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A dynamical system $f:X\to X$ is said to be topologically transitive if for any two nonempty open sets $U,V$ there exists $n \in \mathbb{Z}$ such that $f^{\circ n}(U) \cap V \neq \emptyset$. The following two definitions of topological weak mixing can be found in the literature:

  1. $f$ is topologically weak mixing if $f\times f$ is topologically transitive on $X\times X$ (e.g here)
  2. $f$ is topologically weak mixing if it has no non-constant continuous (with respect to the topology) eigenfunctions of the shift operator. (e.g. here)

How are these definitions related? Can they be shown to be equivalent?

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  • $\begingroup$ I suppose you want to add that $X$ is a (compact) metric or Hausdorff space and that the dynamical system map $f:X \to X$ is a continuous map. $\endgroup$ Commented Apr 1, 2022 at 7:54
  • $\begingroup$ Please elaborate on what exactly you understand as the eigenfunction of the shift operator? As I understand it, by an eigenfunction of a topological dynamical system an eigenfunction of the corresponding Koopman operator $T_f: \mathcal{F} \to \mathcal{F}$, where $\mathcal{F}$ is a complex linear subspace of $\mathbb{C}^X$. A canonical choice for $\mathcal{F}$ is the Banach space $C(X)$ of complex-valued continuous functions on $X$. But other spaces can be considered as well. However, the Eigenstructure of the Koopman operator may depend on the space $\mathcal{F}$. $\endgroup$ Commented Apr 1, 2022 at 8:03
  • $\begingroup$ I forgot to mention how $T_f$ is defined. It maps $h \in \mathcal{F}$ to $h \circ f$. Certainly, we must assume that $\mathcal{F}$ is closed under the action of $T_f$. $\endgroup$ Commented Apr 1, 2022 at 12:40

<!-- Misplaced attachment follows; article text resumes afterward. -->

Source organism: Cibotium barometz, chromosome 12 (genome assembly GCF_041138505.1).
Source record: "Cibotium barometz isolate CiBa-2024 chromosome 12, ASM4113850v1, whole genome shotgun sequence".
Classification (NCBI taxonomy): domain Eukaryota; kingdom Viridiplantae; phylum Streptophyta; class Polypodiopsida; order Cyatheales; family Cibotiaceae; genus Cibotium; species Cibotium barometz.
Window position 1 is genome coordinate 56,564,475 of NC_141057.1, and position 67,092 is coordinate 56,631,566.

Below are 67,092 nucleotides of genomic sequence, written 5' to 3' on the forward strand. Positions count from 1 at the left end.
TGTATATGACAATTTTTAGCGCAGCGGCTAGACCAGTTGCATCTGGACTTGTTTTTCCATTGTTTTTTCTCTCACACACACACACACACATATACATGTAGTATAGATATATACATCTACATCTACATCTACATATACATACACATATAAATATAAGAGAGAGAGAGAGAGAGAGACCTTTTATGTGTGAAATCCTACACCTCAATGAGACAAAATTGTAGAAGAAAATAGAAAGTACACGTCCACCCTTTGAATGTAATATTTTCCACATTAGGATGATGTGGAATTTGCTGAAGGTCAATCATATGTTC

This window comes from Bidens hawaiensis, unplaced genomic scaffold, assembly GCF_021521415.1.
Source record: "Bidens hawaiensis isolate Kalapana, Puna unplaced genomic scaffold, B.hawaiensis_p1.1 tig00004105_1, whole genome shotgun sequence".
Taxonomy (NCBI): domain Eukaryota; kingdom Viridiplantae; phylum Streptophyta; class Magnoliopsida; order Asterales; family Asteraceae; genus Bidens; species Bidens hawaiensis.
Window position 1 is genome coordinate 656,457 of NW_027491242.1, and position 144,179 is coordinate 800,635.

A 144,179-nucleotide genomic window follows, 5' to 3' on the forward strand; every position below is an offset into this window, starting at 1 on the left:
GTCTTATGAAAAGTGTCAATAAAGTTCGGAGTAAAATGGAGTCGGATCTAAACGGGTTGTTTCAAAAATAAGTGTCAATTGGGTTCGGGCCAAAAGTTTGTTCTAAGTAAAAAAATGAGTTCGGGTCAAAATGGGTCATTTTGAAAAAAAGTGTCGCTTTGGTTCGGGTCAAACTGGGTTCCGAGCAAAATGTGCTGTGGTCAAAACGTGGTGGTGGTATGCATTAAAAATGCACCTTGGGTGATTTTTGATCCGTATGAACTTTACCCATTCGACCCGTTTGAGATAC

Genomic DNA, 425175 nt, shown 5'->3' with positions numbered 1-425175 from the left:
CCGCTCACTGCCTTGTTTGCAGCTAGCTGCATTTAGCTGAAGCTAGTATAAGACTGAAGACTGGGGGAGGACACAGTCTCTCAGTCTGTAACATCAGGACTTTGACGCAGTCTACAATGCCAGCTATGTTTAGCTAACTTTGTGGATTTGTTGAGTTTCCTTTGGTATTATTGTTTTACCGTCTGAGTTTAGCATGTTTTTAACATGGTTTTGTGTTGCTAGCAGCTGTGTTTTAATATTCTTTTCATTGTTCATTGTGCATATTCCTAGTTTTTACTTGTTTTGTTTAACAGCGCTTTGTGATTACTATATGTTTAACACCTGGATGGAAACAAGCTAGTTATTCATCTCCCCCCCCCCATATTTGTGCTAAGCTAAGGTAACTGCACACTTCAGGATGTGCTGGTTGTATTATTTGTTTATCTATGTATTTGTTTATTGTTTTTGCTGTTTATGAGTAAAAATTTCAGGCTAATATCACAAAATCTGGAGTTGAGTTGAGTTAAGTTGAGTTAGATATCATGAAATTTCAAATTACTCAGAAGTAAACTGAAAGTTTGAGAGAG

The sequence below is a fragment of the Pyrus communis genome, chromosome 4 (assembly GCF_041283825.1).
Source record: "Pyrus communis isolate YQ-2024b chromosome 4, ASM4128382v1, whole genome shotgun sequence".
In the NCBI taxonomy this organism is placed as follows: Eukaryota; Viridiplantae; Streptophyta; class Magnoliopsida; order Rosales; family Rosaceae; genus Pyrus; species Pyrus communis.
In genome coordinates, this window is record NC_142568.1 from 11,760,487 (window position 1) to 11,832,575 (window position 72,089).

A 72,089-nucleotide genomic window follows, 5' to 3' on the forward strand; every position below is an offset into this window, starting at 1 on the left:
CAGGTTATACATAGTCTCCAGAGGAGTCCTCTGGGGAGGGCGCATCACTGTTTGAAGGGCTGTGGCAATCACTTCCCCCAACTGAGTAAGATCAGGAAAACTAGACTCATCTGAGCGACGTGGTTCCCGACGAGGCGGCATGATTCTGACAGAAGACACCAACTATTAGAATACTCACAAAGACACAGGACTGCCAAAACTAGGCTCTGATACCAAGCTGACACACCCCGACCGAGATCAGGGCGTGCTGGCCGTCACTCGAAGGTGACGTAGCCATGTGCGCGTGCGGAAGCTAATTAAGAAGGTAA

1 Answer 1

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Which are your regularity assumptions on $f$?

In general there are some subtle differences between the two definitions. If $X$ is a Baire space, then 1. implies (a slightly modified version of) 2. See on this Theorem 2.3 in H.B. Keynes and J.B. Robertson, Eigenvalue Theorems in Topological Transformation Groups.

In the same paper, Theorem 2.5 provides conditions making the two definitions basically equivalent. Theorem 2.8 shows instead a case of non-equivalence.

Notice that:

  1. the mentioned paper concerns the more general setting of topological transformation groups;
  2. the authors mean "almost everywhere" in a topological sense (= everywhere except on a meagre set);
  3. they allow (unless differently specified) a meagre discontinuity set.
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  • $\begingroup$ I'm confused, it looks like they allow a meager set of points of discontinuity, am I reading this wrong? $\endgroup$
    – Ville Salo
    Commented Apr 1, 2022 at 5:28
  • $\begingroup$ Yes, they say specifically "continuous transformation group" when continuity is assumed. In Theorem 2.3 meagre discontinuities are allowed. That's why I said "in general" and phrased the following with some caveats. I clarified the issue at the end of the answer. $\endgroup$ Commented Apr 1, 2022 at 7:31
  • $\begingroup$ @AlessandroDellaCorte For the record, the function algebra that Keynes & Robertson use is the algebra of functions with "Baire property" (or "Baire measurable" functions, in other terminology); these are functions that are continuous modulo the $\sigma$-ideal of meager sets (in analogy with ergodicity, we don't get constancy everywhere). To me Tsirelson's account of this in Lecture 7 at tau.ac.il/~tsirel/Courses/MeasCategory/main.html is one of the clearest. $\endgroup$
    – Alp Uzman
    Commented Nov 5, 2022 at 20:30

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